Thursday, June 13, 2013

Listening Part 2

I read a FB post today by Josh Urban. I think I've mentioned him before. He's Terri St. Cloud's son who has been traveling as a one man goodwill ambassador. He's supposedly looking for all the good out there in the world, that people tend to overlook. My guess is, that as he visits hospitals, plays his music or makes motivational speeches at elementary schools, Josh is as good as any other good he can find. And that's what makes his mission so great. He's not calling attention to himself. He's pointing the light on others.

Today he wrote:
 I was on The Cardinal, heading south to Charlottesville, when I wandered up into the lounge car, sat down, and got into a conversation with a Vietnam vet. He said after 'Nam, he was stationed on an ammo ship in France. "You know those old wives tales about rags starting fires? Well, they're true." With the blaze broke out on board, he and the rest of the crew went to flee the fireball that the ship could easily become, but the MP's forced them at gunpoint to start the engines and head out to sea. "We went out so fast, we were still tied to the pier - we ripped it right off and dragged it to sea." Thankfully, they put the fire out, and a crater in the bottom of the ocean was avoided. "One blew up in the fifties, and they found pieces twenty miles away." Man, it sure is cool to talk to folks!


That last sentence reminded me of what I was saying last night, about talking to people and really listening to what they have to say. So I commented:
How do you get people to talk to you? Do you just go up to them and say, "Hi, I'm Josh, what's your story?"  I'm sure Josh is way cooler than that. But I wanted to know if he makes a formal introduction then hits people up with 20 questions, which is sort of my style. I've been accused of being nosey, so maybe my style needs some work.

Josh answered back: 
"This one was fairly easy, Mary. I sat down at his table in the lounge car, introduced myself, and noticed his hat. I usually ask fellows about their military hat, as I figure they wear them for a reason. He just started, and I sat and listened. It was great!"

I'd never thought of the hat trick before. I'd probably be afraid to ask about some of the hats that men wear around here. Southern Style ball caps. You know the ones made of camouflage that are supposed to trick innocent deer into walking within blasting range of a 12-gauge shotgun, or advertise Copenhagen snuff or John Deere tractors. I'm not sure how long I could listen to hunting stories coming from a man a-chewin and a-spittin.  I am, however, going to start paying more attention to hats. Maybe I'll get up the nerve to ask. 

How do you strike up a conversation?

___

Today I noticed the delightful feel of cotton gauze.   Baby dresses, sleep sacks and hand towels. It's a little bit scratchy but in a soft way. I think the last time I wore gauze was in high school - an embroidered peasant blouse. For as hot as it has gotten in the past couple of days, I think gauze should be the fabric choice of all of us.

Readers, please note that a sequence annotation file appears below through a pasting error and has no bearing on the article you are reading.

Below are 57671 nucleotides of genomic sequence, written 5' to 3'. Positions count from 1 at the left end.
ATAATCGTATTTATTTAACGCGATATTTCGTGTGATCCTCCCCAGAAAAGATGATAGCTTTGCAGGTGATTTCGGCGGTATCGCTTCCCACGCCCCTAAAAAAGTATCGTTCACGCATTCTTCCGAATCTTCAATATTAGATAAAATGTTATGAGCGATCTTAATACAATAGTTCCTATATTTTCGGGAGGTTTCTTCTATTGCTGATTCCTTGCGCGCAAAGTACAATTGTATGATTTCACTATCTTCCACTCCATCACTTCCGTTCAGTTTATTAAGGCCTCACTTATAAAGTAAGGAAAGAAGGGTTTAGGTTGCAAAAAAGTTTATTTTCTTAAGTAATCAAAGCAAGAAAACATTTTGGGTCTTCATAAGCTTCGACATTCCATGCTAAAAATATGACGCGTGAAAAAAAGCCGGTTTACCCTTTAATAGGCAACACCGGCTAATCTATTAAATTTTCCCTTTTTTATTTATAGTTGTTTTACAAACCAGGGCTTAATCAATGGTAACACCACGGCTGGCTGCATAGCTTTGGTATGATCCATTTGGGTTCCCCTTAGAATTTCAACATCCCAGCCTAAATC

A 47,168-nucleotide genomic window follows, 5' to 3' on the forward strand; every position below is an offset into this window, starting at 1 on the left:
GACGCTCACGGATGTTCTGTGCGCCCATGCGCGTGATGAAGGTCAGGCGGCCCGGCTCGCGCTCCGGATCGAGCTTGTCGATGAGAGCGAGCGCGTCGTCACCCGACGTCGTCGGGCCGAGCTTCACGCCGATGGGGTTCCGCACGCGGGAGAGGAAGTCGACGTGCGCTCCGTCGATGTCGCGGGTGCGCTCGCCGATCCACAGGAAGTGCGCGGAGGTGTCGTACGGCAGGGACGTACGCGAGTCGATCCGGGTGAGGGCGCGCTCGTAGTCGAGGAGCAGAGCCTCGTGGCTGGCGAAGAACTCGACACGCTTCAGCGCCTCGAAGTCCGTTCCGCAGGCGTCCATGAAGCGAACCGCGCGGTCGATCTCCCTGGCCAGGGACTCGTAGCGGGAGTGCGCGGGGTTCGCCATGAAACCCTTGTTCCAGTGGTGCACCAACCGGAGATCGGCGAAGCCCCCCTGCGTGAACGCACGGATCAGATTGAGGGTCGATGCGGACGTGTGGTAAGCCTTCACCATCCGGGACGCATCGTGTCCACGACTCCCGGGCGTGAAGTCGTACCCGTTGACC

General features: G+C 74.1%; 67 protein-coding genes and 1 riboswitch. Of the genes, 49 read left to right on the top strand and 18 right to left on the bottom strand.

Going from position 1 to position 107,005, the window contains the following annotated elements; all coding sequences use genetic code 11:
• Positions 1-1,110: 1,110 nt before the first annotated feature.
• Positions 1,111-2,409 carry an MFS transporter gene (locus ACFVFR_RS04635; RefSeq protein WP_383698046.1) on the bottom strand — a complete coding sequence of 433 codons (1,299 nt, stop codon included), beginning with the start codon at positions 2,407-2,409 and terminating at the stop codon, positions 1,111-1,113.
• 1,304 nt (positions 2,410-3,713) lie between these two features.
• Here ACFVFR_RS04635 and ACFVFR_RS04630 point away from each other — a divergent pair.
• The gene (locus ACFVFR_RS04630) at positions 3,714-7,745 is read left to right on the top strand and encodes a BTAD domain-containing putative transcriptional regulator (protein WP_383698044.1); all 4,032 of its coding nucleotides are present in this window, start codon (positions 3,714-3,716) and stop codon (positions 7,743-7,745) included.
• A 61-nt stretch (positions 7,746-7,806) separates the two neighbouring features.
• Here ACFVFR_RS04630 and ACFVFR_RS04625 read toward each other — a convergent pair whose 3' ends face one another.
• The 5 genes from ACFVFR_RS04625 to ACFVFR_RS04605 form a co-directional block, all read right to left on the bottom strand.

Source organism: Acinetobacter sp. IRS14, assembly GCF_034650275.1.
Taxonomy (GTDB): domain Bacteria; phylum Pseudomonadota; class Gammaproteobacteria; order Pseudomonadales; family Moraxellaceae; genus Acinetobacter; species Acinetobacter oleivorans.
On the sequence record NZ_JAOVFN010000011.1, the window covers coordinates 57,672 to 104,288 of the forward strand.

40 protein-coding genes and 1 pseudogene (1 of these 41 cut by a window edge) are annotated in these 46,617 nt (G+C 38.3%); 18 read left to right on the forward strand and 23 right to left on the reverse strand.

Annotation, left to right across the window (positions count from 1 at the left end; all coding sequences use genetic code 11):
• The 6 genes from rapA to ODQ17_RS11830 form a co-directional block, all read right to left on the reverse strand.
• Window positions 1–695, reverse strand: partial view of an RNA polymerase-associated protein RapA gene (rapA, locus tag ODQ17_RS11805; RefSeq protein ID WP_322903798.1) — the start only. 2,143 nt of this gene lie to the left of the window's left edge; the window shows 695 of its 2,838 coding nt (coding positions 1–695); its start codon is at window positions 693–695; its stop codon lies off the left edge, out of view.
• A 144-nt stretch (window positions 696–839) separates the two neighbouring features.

Tell me, did you have your Horton ears on today?
Merry ME

4 comments:

Anonymous said...

If you sat down next to my son wearing his camouflage baseball hat that looks a little worse for wear with it's deer emblem starting to fall off and said " nice hat".
He would smile and take it off, and say "sure is. My buddy Marcus gave it to me. He sure loved to hunt. He was a really good guy and he was my first friend when we moved here. He died in a car crash last summer. Some drunk idiot crossed the double yellow. whenever I wear this hat, it's in honor of him"
and he might ask you how you were and what your were doing in these parts.
I guess you can never judge a hat until you hear it's story..

Merry ME said...

Dear Anonymous,
Well you caught me with my own words. Thank you for sharing this story of the camouflage hat. And thanks for the reminder that even though we look different, act different, see the world from a different viewpoint, we all have a story. And everyone's story is worth listening too.

If I sat down next to your son, I'd tell him I hope he's doing well and I miss him. That goes for his mom too.

Love you,
Merry ME

Marilyn said...

Good post, Mary. I think we don't have enough good listeners in the world. And I think it's because everyone has so much of their own stuff on their mind it's hard to listen to someone else. But we all need to be heard, so I admire Josh. Thanks for reminding us.
By the way, even if someone isn't wearing a hat, sometimes a smile and hello can get a person going. That happens to me a lot in the grocery store. I listen to a lot of stuff there.

terri st. cloud said...

this was so cool to read! i've been out with josh, he talks to EVERYONE. and you can't go anywhere around here without someone knowing him. he remembers people even if he only talked to them briefly. there are some people who shy away....but i've seen him in action....and it's pretty amazing. somehow he's like an open heart sometimes and he just wants to get to know you. like i say, some people shy away from that...but the ones who respond, well, from what i see, they end up feeling like they're special somehow. i've seen it over and over and it totally inspires me. the kids respond the best and they just light up. and i don't think he ever leaves without telling you something cool about what you're wearing or doing. he won't tell ya any of that. not even sure he knows he does it. it's way cool to watch.